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saying I have a long way to go to be as good a mum as MIL (20 weeks pregnant)

(6 Posts)
quirkyrae Wed 06-Jul-11 22:08:24

Hello,
I've not posted before and would love some feedback as to if I've lost the plot or not.
I am 20 weeks pregnant and in a general "sharing our fears about parenthood" with my DP I said I worried that his Mum would compare me as a mother to his Sister. I am very lucky with my in-laws as they are great: MIL ex special needs teacher and sister in law works in a nursery school. DP response, "you'll have to go a long way to be as good a Mum as my mum, she has set the bar very high." I was quite shocked at this, hard to articulate why when asked. It felt quite insensitive, which he isn't normally. To a huge degree he is right, what may have made it worse is that my mum wasn't such a paragon and is an alcoholic. How can I express how it made me feel when I'm not certain myself. All I know is that it wasn't helpful and felt wrong!

CQrrrneee Wed 06-Jul-11 22:10:42

cheeky fecker shock

Longtalljosie Wed 06-Jul-11 22:13:13

Erm, no - not helpful. Poor you sad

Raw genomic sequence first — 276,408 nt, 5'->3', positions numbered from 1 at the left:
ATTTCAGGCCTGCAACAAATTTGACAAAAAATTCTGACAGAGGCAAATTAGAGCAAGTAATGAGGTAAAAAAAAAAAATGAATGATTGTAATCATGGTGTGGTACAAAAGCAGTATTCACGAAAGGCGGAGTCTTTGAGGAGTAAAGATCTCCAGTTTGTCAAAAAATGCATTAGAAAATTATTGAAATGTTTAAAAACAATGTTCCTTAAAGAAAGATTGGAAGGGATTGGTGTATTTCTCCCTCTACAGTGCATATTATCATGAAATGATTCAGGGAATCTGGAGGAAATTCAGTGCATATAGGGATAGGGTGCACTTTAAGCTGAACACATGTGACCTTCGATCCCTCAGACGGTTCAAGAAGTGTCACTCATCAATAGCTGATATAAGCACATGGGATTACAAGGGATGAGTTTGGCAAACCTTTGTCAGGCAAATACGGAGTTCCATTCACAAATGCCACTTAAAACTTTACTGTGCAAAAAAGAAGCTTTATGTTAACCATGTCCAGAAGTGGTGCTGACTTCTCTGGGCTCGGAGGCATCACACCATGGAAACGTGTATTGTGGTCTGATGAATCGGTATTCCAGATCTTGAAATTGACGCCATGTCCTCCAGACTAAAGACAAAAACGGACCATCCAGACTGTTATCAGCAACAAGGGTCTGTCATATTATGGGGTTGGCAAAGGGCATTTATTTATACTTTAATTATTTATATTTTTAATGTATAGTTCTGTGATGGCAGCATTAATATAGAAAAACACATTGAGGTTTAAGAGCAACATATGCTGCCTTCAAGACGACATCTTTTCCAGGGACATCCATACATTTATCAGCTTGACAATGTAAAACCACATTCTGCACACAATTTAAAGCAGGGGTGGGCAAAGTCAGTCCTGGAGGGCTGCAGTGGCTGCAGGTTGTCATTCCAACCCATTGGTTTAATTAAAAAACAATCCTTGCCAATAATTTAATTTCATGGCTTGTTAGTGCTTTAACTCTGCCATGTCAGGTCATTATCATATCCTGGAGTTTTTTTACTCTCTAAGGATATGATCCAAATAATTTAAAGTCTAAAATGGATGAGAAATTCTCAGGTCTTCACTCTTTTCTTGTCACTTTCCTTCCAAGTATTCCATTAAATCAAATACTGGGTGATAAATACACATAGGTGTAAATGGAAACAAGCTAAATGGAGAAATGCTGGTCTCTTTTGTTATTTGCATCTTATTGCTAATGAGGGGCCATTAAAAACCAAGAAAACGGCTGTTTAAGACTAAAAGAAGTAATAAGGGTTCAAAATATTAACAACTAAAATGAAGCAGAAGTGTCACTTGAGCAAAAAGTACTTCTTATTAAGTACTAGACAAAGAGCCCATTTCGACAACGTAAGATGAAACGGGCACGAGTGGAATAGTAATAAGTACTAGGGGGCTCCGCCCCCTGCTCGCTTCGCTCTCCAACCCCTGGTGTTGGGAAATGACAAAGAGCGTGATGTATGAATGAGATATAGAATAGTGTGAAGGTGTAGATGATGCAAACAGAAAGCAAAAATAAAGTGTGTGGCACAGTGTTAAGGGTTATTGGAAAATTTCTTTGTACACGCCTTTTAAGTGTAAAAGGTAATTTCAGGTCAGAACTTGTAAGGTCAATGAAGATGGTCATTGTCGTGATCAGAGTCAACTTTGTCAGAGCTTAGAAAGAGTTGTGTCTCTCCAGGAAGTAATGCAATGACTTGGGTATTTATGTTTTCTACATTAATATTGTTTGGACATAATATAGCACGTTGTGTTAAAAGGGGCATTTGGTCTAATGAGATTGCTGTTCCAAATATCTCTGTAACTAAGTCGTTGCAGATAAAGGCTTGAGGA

To your child, you will be the best mum in the world. That's the way it goes. Your DP is your MIL's child (which is where that insensitive comment was from) but he's a big boy now and is first and foremost your partner, and comparisons with his own mum are not helpful.

Tell him from me he will never have any idea how his mum was as a first-timer with a newborn, all his memories of her mothering were when she had completely got the hang of things. So comparisons are pointless.

pointythings Wed 06-Jul-11 22:13:35

I don't think your DH was being very supportive there, or very understanding of the insecurities you go through as a mum-to-be - but then he's a man, he isn't the one who's pregnant.

I think you should tell him how this comment made you feel. Be very gentle and honest about it, make it an appeal for his support and help. You clearly get on well with your MIL, so perhaps you should talk to her too about your feelings, I suspect she will be very reassuring.

Your DH's perception of his mum is coloured by memories of a happy childhood - fair enough, but you can bet your life that in the early days when she was PG and when she was a new mum, she felt all the things you are feeling now. Clearly she's done well by her children, but there is no reason - however nervous and anxious you feel now - why you should not be the same. OK, so your own mum is not a great role model, but you have taken to your MIL and she is a really good resource for you.

So speak to your DH and speak to your MIL, voice your fears and your feelings and I really think you will get the support you need. Asking for help is strength, not weakness.

chicletteeth Wed 06-Jul-11 22:15:48

Smile sweetly and say "Oh, I intend to surpass"

Then remind him of the mantra "happy wife = happy life" and if he ever upsets you again, you'll kick him in the goolies.

MonkeyTastic Wed 06-Jul-11 22:19:22

What! Well, that comment doesn't reflect very well on his upbringing does it? hmm

Tell him that, see how he likes them apples!

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